As grief shared is divided, so joy shared is multiplied, and many of the most joyful moments of the year have been when technology has bridged our isolated classrooms, allowing us to see and celebrate the good work our students have been doing. Art has been a sort of ballast during these stormy times, the pandemic’s waves failing to sink the joy of our student artists: whether fifth graders performing in December on instruments they only learned how to hold a few short months before; or drama students acting in original plays written for them (in the HS) or by them (in the MS), a Zoom window their stage and our auditorium; or dancers collaborating with singers on protest anthems they composed, inspiring reflections of our students’ resilience, drive, and inexhaustible goodness. A pedagogy built around this sort of joy seeks not to entertain or distract but to engage and empower students till they see how capable they are of guarding and nurturing joy even amid these challenging circumstances, planting joy’s roots within themselves and beyond the reach of the turbulent forces of the pandemic.
The great artists of this sort of hard-won, defiant joy are African-American poets like Ross Gay (whose Catalogue of Unabashed Gratitude reads like a blessing) and the incomparable Lucille Clifton (a national treasure, who would inscribe her books by writing “Joy!”). They are part of a long tradition of Black artists who see how “joy is an act of resistance” (that’s poet Toi Derricotte’s phrase) and who can look without flinching at the trauma and pain of Black experience—at “its long history of having a long history with hurt” (that’s another poet, Danez Smith)—and who refuse to permit them, or the forces of White supremacy that is so often their source, to get the last word. (I drafted the sentences above before attending the high school division’s Black History Month Chapel, which explored the theme of Black Excellence and Black Joy and was led by Grace students who embody both, their example of wise positivity and defiant joy an inspiration for the broader community.)
Our planning for next year has begun in earnest. The Board approved a budget. We’re at work on the calendar of events, full for now of the sort of in-person gatherings we’ve missed since last March. By the end of Spring Break, most of the faculty and staff will be fully vaccinated. All of this is cause for hope, for joy of a different order than what may feel available to us for now. Till we get there, we’ll keep faith in the importance of the work before us and do it with as much wisdom and joy as we can muster.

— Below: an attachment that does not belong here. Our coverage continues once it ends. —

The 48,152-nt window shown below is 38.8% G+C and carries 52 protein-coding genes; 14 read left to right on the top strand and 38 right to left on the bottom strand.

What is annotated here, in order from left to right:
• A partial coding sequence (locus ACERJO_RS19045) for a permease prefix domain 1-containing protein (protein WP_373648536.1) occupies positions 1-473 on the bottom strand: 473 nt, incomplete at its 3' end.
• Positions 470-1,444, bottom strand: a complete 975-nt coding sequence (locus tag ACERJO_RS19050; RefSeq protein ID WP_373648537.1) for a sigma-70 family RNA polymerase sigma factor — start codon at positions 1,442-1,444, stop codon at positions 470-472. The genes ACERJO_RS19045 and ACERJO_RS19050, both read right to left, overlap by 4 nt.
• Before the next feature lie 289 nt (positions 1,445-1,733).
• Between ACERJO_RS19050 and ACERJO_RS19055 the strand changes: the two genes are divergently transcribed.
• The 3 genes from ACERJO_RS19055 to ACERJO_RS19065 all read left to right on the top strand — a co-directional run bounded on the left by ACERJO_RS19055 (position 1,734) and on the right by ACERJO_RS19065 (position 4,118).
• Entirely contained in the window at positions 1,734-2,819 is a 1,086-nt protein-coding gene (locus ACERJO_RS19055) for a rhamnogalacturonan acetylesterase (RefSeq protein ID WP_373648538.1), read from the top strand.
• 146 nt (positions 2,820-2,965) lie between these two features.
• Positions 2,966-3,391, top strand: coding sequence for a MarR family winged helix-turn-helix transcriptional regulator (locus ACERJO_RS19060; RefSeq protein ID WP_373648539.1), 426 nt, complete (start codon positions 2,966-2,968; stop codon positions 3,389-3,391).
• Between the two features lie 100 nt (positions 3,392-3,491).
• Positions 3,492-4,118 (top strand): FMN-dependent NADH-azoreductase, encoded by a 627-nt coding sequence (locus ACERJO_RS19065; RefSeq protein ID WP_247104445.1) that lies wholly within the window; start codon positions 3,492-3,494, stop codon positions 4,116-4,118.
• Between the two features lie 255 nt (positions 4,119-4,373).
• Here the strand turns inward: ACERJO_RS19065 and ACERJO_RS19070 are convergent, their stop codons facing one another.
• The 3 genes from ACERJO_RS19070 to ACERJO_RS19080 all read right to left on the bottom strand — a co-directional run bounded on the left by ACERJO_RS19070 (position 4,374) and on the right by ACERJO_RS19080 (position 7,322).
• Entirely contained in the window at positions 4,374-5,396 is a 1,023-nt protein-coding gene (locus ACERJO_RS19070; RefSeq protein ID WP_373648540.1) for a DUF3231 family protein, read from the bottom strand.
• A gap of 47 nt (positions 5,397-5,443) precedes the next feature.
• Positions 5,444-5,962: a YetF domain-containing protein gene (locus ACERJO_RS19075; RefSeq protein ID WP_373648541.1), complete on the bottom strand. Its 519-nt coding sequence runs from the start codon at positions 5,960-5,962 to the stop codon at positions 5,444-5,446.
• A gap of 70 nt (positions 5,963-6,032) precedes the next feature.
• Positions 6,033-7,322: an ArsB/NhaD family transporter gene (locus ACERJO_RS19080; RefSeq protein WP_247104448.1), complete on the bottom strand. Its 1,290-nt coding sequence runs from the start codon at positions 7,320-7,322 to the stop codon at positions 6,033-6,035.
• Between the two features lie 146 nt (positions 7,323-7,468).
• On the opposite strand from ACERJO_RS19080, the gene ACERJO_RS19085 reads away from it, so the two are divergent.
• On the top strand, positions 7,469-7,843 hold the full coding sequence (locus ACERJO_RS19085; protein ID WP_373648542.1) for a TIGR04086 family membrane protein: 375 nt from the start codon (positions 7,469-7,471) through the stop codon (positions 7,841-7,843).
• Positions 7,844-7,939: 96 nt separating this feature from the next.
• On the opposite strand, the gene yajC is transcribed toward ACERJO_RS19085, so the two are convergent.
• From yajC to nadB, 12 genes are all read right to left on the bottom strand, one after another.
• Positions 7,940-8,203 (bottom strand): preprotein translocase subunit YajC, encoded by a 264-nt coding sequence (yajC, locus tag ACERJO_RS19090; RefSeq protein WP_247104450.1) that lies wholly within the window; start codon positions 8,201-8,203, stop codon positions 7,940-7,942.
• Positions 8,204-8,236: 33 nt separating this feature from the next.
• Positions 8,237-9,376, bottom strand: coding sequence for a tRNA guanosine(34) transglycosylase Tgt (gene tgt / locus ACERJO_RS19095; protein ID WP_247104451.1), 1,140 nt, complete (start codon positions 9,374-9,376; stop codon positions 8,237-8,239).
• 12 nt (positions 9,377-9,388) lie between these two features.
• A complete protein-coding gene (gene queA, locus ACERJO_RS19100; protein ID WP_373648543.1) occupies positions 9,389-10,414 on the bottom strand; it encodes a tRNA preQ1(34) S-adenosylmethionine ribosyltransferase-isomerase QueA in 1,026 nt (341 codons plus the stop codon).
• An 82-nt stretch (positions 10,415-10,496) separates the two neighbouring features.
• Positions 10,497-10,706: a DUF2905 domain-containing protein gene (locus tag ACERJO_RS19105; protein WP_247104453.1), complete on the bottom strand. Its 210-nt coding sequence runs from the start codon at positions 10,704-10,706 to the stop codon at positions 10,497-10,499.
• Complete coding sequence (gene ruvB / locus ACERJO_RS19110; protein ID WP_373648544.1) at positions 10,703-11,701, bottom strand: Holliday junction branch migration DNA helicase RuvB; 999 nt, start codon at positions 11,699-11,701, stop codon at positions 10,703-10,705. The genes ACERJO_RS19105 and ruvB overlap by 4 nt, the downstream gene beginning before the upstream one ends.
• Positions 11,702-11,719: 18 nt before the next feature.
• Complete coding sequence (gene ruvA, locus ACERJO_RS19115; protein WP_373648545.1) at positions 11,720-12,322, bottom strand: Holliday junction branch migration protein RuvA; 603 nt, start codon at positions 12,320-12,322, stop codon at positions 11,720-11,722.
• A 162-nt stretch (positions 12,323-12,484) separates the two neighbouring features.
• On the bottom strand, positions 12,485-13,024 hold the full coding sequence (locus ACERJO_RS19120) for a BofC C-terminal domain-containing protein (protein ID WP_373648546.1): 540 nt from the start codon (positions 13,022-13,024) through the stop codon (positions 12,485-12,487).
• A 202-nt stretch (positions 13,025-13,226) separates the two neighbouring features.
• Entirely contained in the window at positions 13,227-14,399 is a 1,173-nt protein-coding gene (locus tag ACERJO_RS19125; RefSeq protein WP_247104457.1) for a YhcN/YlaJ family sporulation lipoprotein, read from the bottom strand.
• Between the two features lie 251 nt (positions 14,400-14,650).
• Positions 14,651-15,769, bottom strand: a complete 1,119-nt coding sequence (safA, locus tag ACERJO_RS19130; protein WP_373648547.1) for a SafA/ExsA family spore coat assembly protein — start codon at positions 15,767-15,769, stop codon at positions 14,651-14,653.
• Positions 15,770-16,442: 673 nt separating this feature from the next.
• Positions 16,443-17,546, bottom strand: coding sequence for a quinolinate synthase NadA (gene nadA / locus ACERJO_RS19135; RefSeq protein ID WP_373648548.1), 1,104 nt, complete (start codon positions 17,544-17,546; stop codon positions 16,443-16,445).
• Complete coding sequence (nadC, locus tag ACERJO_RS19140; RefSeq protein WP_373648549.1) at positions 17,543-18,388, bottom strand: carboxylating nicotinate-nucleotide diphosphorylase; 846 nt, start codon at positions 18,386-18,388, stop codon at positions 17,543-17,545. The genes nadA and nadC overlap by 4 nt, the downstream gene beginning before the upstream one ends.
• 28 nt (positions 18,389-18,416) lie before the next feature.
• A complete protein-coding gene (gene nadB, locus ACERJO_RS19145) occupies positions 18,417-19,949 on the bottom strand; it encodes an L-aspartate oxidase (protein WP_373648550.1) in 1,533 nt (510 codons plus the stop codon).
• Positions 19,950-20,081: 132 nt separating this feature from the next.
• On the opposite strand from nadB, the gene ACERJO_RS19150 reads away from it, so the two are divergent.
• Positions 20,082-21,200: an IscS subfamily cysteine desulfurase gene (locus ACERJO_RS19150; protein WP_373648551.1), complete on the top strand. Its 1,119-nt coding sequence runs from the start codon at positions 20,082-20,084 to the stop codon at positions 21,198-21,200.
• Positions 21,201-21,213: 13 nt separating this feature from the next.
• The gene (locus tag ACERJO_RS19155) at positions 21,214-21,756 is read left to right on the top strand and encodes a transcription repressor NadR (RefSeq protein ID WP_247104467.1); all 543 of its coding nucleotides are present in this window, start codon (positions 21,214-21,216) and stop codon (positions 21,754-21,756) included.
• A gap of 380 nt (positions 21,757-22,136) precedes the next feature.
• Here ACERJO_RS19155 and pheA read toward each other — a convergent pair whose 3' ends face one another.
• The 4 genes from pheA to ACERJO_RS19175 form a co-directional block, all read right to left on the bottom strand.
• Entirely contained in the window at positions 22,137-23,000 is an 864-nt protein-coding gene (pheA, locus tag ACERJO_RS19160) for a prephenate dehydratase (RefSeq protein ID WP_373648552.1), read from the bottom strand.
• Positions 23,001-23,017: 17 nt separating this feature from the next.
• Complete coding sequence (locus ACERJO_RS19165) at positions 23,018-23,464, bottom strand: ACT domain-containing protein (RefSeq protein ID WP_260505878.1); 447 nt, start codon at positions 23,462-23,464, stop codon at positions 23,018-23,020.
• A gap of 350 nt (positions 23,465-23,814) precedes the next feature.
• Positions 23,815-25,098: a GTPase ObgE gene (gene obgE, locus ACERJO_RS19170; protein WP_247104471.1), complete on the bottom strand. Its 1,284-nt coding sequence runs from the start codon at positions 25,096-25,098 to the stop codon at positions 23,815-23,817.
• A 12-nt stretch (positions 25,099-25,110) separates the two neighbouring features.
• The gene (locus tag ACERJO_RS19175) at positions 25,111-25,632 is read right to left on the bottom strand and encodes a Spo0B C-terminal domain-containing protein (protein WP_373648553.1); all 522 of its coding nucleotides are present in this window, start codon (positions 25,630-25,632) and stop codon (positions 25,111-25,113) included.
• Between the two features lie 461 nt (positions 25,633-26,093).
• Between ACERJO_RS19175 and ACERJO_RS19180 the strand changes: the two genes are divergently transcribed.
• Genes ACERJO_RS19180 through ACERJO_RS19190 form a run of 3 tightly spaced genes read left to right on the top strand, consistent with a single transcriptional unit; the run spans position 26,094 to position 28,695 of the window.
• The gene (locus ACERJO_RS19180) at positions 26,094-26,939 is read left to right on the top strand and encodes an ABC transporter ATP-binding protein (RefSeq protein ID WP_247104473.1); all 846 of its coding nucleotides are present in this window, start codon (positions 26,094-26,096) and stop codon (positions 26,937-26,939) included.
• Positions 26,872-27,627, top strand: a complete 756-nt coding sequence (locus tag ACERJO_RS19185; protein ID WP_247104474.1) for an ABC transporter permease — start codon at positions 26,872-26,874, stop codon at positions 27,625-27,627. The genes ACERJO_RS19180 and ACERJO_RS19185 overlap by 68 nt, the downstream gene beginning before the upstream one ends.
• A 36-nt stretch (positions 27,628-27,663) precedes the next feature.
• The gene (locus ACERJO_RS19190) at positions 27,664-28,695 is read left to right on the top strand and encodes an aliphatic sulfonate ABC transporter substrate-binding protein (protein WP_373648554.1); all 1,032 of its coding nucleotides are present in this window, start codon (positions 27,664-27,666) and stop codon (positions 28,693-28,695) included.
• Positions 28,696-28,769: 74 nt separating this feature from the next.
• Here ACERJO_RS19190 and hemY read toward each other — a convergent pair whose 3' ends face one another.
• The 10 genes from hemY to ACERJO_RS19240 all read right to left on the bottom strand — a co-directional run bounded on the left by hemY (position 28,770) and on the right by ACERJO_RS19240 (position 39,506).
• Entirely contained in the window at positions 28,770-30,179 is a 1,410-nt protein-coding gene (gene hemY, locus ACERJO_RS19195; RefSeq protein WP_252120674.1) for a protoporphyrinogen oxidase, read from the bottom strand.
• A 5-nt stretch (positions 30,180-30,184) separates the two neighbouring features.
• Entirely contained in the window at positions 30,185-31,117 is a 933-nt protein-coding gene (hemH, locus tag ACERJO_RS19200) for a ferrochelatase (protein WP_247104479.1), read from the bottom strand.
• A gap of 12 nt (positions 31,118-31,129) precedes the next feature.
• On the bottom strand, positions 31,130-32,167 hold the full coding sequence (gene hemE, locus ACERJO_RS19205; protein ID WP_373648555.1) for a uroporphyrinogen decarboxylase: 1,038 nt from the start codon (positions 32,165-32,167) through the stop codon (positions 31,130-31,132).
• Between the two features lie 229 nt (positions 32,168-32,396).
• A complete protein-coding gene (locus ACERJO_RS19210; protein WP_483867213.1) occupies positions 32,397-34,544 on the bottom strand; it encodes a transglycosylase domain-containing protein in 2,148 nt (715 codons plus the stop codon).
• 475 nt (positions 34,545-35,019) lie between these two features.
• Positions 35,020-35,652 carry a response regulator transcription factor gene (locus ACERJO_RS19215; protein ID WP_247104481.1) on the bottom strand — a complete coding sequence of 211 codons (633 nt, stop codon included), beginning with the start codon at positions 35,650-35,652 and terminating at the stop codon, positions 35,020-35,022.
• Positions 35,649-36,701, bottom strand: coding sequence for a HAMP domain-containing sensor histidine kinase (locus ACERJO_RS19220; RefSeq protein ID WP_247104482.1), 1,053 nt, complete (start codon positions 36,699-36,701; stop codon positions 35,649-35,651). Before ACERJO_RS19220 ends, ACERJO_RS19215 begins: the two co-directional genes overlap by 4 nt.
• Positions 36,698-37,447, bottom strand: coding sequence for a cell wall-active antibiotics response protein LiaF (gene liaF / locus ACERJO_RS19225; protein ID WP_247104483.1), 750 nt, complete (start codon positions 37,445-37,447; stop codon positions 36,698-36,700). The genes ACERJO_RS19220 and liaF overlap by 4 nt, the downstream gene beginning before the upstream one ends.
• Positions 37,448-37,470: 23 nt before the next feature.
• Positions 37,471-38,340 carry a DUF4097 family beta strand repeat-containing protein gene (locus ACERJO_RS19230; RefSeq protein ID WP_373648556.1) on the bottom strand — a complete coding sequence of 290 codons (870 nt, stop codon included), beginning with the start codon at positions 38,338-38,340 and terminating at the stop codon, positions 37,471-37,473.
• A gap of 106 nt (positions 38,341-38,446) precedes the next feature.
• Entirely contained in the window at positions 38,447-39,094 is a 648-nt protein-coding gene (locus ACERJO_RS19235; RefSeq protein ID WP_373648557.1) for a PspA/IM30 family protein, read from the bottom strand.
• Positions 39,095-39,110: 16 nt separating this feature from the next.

“blessing the boats”
may the tide
that is entering even now
the lip of our understanding
carry you out
beyond the face of fear
may you kiss
the wind then turn from it
certain that it will
love your back may you
open your eyes to water
water waving forever
and may you in your innocence
sail through this to that
by Lucille Clifton
Postscript: It was no great surprise to learn that Sam Wheeler was the source of the phrase, “wisely positive.” A beloved and long-serving Latin Teacher, Sam is the perfect embodiment of wise positivity. Thanks for giving us this evocative phrase, Sam!
Two Reading Recommendations
African American Poetry: 250 Years of Struggle & Song. This new anthology from the Library of America is an extraordinary collection of poems, edited and introduced by Kevin Young. A New York Times book review that Young wrote about a Ta-Nehisi Coates essay collection taught me the Derricotte quotation and the factoid about Clifton’s inscriptions and described (better than I have) the thread of joy running through the Black literary tradition.
Joy: 100 Poems, ed. Christian Wiman (Yale University Press, 2017). Wiman writes of joy in his introduction: “I took on this project because I realized that I was somewhat confused about the word myself, and I have found that, for me, the best way of thinking through any existential problem is with poetry, which does not ‘think through’ such a problem so much as undergo it.” The poems in this collection will help readers experience and consider many facets of joy. (At least, they did for me.)